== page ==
Harnessing Big Data with BI-as-a-Service

March 2, 2012 No Comments

SOURCE:  EMC

Big Data doesn’t do your company much good if those who know your business best can’t harness it to unlock its value.

EMC IT’s soon-to-be-launched Business-Intelligence-as-a-Service (BIaaS) will provide that access to business groups across the company, along with a cutting-edge set of tools to help them probe trends and explore hypothesis on a whole new level.

BIaaS will soon be among the catalog of services available via the new EMC IT model, IT-as-a-Service. Basically, it will enable EMC’s business units to rent space and capabilities to conduct their own data analysis projects with full access to EMC’s previously highly-restricted corporate data base. (They will, of course, need to have proper security clearance and also approval from their controller.)

BIaaS will provide users with an analytics solution based on EMC’s Greenplum Unified Analytics Platform technology. The platform will be populated with a copy of existing corporate enterprise data to which the user can add additional data sets and manipulate it to explore trends or test theories. Think of it as having your own analytics sandbox on top of EMC’s enterprise data assets.

The BIaaS platform is architected so that we can allow the users the freedom to explore, mine and manipulate the data in ways that we could never allow on the mission critical Global Data Warehouse.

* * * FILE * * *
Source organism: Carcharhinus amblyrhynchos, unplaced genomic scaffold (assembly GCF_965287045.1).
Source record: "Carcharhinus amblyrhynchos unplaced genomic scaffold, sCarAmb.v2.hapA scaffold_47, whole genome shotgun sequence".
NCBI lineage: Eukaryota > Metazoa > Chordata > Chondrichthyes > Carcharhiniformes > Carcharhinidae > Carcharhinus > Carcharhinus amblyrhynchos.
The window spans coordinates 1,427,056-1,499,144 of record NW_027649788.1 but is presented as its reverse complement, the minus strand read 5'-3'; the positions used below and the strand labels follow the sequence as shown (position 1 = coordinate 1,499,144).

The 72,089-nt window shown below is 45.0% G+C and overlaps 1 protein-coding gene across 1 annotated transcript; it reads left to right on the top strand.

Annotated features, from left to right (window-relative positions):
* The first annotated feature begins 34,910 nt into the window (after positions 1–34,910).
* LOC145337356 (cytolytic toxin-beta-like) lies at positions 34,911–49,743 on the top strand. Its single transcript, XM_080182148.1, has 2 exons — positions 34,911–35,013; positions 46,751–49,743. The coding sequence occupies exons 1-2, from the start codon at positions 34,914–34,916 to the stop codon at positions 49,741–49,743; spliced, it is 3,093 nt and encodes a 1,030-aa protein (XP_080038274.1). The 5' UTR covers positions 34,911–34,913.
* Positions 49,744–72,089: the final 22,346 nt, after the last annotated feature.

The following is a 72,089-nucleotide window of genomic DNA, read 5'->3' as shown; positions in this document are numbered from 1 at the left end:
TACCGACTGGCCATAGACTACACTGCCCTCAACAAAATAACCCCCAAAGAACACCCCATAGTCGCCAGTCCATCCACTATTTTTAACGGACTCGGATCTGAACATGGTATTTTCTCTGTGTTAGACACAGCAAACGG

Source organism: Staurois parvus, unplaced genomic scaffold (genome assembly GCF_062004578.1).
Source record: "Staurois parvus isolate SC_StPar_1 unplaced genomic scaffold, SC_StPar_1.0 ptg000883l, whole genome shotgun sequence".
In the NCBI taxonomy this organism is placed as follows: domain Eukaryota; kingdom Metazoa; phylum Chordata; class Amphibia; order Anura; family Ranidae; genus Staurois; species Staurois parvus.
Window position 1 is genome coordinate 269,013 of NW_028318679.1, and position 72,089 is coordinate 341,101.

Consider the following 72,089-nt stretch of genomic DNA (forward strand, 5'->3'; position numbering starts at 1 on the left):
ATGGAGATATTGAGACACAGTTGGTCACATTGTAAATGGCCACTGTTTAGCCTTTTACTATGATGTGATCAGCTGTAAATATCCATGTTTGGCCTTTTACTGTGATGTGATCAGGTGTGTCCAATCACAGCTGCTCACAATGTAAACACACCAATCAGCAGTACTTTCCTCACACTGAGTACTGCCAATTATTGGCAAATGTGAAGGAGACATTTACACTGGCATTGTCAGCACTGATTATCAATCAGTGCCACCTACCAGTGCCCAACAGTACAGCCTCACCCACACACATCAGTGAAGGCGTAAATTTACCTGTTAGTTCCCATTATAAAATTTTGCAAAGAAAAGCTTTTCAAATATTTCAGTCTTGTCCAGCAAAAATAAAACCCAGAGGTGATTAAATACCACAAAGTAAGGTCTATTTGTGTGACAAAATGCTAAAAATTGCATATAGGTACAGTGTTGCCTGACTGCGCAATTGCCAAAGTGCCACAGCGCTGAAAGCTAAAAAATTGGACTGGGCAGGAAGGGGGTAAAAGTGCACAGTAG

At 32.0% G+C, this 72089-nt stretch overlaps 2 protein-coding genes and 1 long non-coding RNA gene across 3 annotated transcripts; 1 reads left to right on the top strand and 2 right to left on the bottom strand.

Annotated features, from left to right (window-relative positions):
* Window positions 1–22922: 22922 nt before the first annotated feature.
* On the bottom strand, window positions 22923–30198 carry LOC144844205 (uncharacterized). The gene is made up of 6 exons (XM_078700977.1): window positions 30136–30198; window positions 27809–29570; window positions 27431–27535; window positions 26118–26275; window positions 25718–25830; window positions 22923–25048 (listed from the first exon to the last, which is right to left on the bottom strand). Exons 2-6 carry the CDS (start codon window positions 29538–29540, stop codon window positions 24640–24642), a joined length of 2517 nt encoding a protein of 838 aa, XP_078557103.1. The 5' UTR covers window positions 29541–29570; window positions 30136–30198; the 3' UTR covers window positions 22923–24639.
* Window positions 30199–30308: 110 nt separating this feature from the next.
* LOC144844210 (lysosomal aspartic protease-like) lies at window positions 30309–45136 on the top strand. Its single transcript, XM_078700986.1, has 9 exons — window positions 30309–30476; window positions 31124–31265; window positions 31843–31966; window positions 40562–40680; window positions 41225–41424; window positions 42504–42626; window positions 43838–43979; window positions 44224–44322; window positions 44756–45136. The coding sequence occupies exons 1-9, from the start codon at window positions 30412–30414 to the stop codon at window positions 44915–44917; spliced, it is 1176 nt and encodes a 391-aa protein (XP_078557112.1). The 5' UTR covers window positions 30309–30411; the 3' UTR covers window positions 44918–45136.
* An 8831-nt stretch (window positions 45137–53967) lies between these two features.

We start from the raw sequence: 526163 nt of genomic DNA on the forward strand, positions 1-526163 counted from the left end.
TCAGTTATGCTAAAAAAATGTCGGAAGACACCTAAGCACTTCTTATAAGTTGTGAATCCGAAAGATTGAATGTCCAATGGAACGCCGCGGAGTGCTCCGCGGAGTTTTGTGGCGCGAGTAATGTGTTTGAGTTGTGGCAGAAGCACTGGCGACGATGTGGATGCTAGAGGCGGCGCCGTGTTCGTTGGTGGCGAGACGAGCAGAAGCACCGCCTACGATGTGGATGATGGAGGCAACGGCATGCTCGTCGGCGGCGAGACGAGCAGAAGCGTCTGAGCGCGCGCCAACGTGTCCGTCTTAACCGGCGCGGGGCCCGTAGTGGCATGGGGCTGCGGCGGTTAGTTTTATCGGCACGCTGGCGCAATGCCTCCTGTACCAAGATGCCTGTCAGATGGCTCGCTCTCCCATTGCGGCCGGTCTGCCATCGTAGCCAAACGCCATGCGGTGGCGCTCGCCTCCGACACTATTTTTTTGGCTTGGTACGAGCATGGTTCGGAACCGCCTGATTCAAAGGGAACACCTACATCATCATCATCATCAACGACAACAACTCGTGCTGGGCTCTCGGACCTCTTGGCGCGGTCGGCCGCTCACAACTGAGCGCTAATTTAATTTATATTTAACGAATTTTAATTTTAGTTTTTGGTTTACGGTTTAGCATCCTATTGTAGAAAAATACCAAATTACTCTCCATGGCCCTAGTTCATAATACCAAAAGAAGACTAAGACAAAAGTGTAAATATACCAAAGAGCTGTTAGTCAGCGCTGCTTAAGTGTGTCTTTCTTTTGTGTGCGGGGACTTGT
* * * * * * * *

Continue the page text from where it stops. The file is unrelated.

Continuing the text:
This new window on business intelligence has tremendous potential for greatly expanding EMC’s ability to effectively mine its Big Data. BIaaS is currently being piloted by several business units and is scheduled to be generally available by the end of March.

Eliminating past barriers

In the past, EMC business units that wanted new reporting or analytics using EMC’s enterprise data would have to make a request of IT to accomplish it. Oftentimes, IT could not react fast enough to meet the business needs due to other priorities and limited resources. Additionally, IT would often not be able to give business researchers the flexibility they needed to do the analysis because of potential risk to EMC’s mission-critical Global Data Warehouse.

Faced with these barriers, some business units pursued data analysis on their own, using IT infrastructure that they bought and maintained themselves outside the purview of EMC IT. We can call this Shadow-IT or said differently – Business managed IT. They often relied on Microsoft Excel or Access to painstakingly perform the analysis needed to support the business.

Read More of Sean Brown’s Article

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